Newton's Second Law
Forces and Motion | Energy and Thermal Physics

Newton's second law and momentum

Physics Narrative for 14-16 Supporting Physics Teaching

On throwing balls: changing velocity and changing momentum

Throw a tennis ball harder and it leaves your hand faster. No surprise there – we're just describing an everyday occurrence in everyday language.

Now re-describe the situation using the more precise and rarefied language of physics: Exerting a force on an object changes its motion: the object is accelerated. You generalised and quantified this pattern in episode 01 of this topic, as we introduced Newton's Second Law.

So we'd hope that you can work out what happens if you switch a tennis ball for a cricket ball, increasing the mass of what you're throwing, whilst keeping everything else the same. Remember, and reason with: acceleration = forcemass.

So you'll expect a smaller acceleration (same force, larger mass).

One thing missing from this account is the time during which you exert the force. As acceleration accumulates velocity, you'd expect that to have an effect. Again a reminder: velocity = acceleration ×  Δ time (or Δ v = a ×  Δ t).

Stop for a moment and think through the two relationships, so that you can reason out, semi-quantitatively, the effects of changing (one at a time): the mass of the ball, the force exerted and the duration for which the force is exerted.

You've been reasoning that the force exerted and the duration for which it is exerted combine together to increase the release velocity, whilst increasing the mass decreases the release velocity(m × v = F ×  Δ t ). These four quantities are deeply involved in the analysis and we hope you'll be reminded of the connection between impulse and momentum: Δ p = I.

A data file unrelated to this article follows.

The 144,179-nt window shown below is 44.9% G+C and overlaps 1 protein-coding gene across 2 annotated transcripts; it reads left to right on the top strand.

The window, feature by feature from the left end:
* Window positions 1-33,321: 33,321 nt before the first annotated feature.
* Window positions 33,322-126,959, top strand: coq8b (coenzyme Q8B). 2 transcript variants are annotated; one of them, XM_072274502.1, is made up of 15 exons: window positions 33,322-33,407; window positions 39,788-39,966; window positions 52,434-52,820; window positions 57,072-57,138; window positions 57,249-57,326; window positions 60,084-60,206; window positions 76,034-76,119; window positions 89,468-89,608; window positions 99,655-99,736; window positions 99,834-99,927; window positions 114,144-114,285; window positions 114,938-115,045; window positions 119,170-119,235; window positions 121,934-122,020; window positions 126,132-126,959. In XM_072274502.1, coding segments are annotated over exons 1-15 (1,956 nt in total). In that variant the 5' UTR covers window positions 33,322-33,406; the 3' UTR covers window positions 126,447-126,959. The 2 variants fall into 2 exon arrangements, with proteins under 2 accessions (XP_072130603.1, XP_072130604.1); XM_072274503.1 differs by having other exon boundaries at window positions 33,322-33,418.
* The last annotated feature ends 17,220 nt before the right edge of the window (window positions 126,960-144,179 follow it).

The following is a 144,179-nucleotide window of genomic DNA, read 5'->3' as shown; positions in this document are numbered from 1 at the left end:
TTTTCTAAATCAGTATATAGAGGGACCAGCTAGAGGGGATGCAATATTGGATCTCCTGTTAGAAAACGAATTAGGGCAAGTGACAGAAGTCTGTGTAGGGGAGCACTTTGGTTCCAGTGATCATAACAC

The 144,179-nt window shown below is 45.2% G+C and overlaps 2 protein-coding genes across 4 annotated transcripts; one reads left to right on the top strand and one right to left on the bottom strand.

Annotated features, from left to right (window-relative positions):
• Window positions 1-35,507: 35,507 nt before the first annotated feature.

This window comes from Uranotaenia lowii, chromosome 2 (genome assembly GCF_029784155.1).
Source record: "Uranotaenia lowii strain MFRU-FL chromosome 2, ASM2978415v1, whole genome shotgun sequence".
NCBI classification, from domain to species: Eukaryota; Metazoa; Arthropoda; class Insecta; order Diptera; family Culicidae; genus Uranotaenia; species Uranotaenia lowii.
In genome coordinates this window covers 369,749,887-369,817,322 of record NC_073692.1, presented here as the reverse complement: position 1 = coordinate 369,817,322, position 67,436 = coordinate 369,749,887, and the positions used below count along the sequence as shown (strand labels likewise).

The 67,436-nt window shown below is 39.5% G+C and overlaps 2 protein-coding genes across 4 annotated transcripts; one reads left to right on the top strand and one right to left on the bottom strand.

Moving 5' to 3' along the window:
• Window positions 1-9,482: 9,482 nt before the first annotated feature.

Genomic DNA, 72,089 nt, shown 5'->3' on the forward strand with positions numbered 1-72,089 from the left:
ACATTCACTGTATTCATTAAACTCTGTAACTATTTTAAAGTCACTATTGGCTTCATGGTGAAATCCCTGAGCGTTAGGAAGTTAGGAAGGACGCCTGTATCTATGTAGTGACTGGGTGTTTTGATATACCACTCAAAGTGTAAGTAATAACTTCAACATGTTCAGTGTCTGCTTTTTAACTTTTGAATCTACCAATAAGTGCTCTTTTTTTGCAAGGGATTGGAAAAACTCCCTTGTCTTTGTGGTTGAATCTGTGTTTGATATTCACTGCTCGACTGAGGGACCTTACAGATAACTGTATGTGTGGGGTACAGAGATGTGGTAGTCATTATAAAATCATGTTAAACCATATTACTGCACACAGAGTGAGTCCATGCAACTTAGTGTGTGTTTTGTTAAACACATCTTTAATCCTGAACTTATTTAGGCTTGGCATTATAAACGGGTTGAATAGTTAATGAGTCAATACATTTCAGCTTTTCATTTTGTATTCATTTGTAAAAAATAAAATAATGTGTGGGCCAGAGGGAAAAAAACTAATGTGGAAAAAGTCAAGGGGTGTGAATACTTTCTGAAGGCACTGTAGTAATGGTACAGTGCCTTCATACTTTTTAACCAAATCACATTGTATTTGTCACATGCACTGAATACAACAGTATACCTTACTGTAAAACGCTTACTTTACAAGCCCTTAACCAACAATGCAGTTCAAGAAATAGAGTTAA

When you exert an impulse on an object you change its momentum.

When you exert a force on an object you accelerate it: accumulate the acceleration on over an interval and you change the velocity.

We suggest it's worth formalising the connection between the force-mass-acceleration approach and the impulse-momentum approach.

A formal connection, assisted by algebra

Start with the most familiar, from episode 01: Fm = a, and then add, from episode 02:a =  Δ v Δ t. Use this to replace a in the first relationship, to get Fm =  Δ v Δ t .

A little rearranging then gives:

F Δ tm =  Δ v.

This is useful for ball throwing, but you can go further, to get the previously met:

F ×  Δ t = m ×  Δ v

That's just the connection between the impulse delivered and the change in momentum of the object.

So there is a tight connection between Newton's second law and momentum, after all. In fact, Newton originally (translated to modern notation) wrote his second law as: d p d t = F .

Newton's Second Law
is expressed by the relation F=ma
can be used to derive Kepler's First Law
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